Jared and the Mill, Blue Dahlia, They Might Be Giants, Sean McConnell, Frances Cone, Johno

Jared and the Mill, This Story is No Longer Available

Jared Kolesar has a sweet tenor voice that might first put you in mind of someone like Josh Ritter. Don't be fooled; Kolesar and his band delight in opening soft and then jarring you to attention by catapulting themselves onto the loud side of the sound spectrum. Take a song like "Feels Like." Its quiet acoustic-driven opening sounds like maybe Kolesar is about to unwrap a folk ballad. At the end of every few bars, though, there's a bit of a sneer and brief swelling of the instrumentation. That's your cue for what's about to happen. Soon, the percussion and bass will boom, the electric guitars will wail, and the room will start jumping. About the time you think the piece is ending, there's a swirl and we are taken to new places. Or maybe it's old ones. When this five-piece rock band from Phoenix starts to crank, it can feel like 1968. You will hear this soft-to-hard technique throughout the album. Sample "Break in the Ether" for another example, or "Soul in Mind." The latter is a terrific song that opens with such seeming vulnerability that it's a small shock when Jared sings, "I don't give a fuck/If you don't think I'm good enough." Then once again, it's bring on the noise. No need for Kolesar to worry. Jared and the Mill are plenty good enough. ★★★★

The Blue Dahlia, Le Tradition Américaine

What a fun album! The Blue Dahlia is a Brooklyn-based "project" by Dahlia Dumont and seven or eight friends. Dumont is a first-generation American and the title track honors immigrants through the eyes of a small girl who seldom sees her father because he is working hard to support his family. It's a testament to what it really means to come to America. The songs on this album are in English and French, but this multicultural/multiethnic band draws upon everything from French chanson to reggae, ska, jazz, folk, klezmer, and Big Band stylings. How about, for starters, both an old-time/bluegrass version of "I See Things Differently" and the same song with a reggae backbeat? Dumont has a strong voice to go with her scrappy approach to singing. She airs out her chops on the soulful, torchy "Reasonable," but goes full bore French cafĂ© singer on "Canal Saint Martin." "Le Reve II" is a joyous number that could be at home at a community dance somewhere in Mexico, or maybe the southern Pyrenees. Dumont propels herself into the heart attack-paced "Blah, Blah, Blah," a giddy number of trying to make big decisions when there's just too much in her mind. On "Plantation," she goes calypso. This is a kitchen sink kind of album in all the best ways. You can do a lot when two saxophonists, a trombonist, a trumpeter, a cellist, several accordionists and percussionists, bass, guitar, violin, and ukulele are laying down the grooves. ★★★★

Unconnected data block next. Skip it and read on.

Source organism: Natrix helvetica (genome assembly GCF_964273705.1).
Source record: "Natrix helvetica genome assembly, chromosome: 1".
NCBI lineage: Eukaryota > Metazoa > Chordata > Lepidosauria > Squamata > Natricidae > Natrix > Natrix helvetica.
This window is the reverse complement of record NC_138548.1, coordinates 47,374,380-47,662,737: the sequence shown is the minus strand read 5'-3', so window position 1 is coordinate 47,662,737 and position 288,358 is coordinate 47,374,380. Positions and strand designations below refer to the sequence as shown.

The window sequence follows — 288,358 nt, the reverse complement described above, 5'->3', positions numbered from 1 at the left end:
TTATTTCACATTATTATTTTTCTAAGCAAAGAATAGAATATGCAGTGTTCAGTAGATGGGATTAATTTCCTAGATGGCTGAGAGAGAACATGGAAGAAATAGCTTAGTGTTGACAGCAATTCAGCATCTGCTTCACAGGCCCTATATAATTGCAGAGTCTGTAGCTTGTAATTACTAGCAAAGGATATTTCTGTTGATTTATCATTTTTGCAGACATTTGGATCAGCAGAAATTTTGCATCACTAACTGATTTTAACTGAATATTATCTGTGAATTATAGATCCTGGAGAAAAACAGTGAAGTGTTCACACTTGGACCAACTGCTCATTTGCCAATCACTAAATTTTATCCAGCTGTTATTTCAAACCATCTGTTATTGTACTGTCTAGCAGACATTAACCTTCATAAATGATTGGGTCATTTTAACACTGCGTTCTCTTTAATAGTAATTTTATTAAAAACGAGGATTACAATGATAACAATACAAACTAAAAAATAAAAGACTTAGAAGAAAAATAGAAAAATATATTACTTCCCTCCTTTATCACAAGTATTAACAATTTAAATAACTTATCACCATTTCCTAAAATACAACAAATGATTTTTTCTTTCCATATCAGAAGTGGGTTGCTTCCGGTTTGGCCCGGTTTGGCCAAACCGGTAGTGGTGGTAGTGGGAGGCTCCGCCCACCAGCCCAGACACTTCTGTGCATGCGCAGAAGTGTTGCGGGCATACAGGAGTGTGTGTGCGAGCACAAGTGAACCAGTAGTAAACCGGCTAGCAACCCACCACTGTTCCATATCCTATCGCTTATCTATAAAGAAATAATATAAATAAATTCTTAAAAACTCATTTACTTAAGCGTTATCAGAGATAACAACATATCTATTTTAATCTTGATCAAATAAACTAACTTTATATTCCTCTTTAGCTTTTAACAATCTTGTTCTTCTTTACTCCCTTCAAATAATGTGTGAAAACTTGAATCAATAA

They Might Be Giants, My Murdered Remains

It's no scoop to declare that They Might Be Giants (TMG) is the heir apparent to bands like The Mothers of Invention and Captain Beefheart. In turn, TMG gave birth to other tongue-in-cheek groups such as Flight of the Conchords and Lemon Demon. There are no surprises on My Murdered Remains, the 21st album released by John Flansburgh and John Linnell, which is to say you'll either like their shtick or you won't. As always, offbeat observations are on full display. My favorite track is "The Communists Have the Music," a riotous take on being apolitically political in which TMG explains: I got handed an Ayn Rand sandwich/Straight from the can, it tasted so bland/I asked a lass to pass me a glass/ Of Engels' Conditions of the Working Class/ Right away they dragged me to the committee/To explain my un-American activity/They're gonna see they made a mistake/If they'd only let me play my mixtape. Musically "The Neck Rolls Aren't Working" feels like a mash of early 60s rock and an overwrought cinematic score, and the song is either a series of non-sequiturs and open to interpretation. The album's least ambiguous song is "Best Regrets," which is about a busted relationship–sort of. In this case there's a touch of acid rock. But if it's too tame for you, try "Selectionist," which what you'd get if robots went to the disco. The new album is TMG's latest in the Dial-a-Song network of free music. Flansburgh and Linnell always make me smile, but in my reviewer role I'd have to say My Murdered Remains is similar to other TMG albums. But these guys have been cranking it out since 1982, so whadda I know? ★★★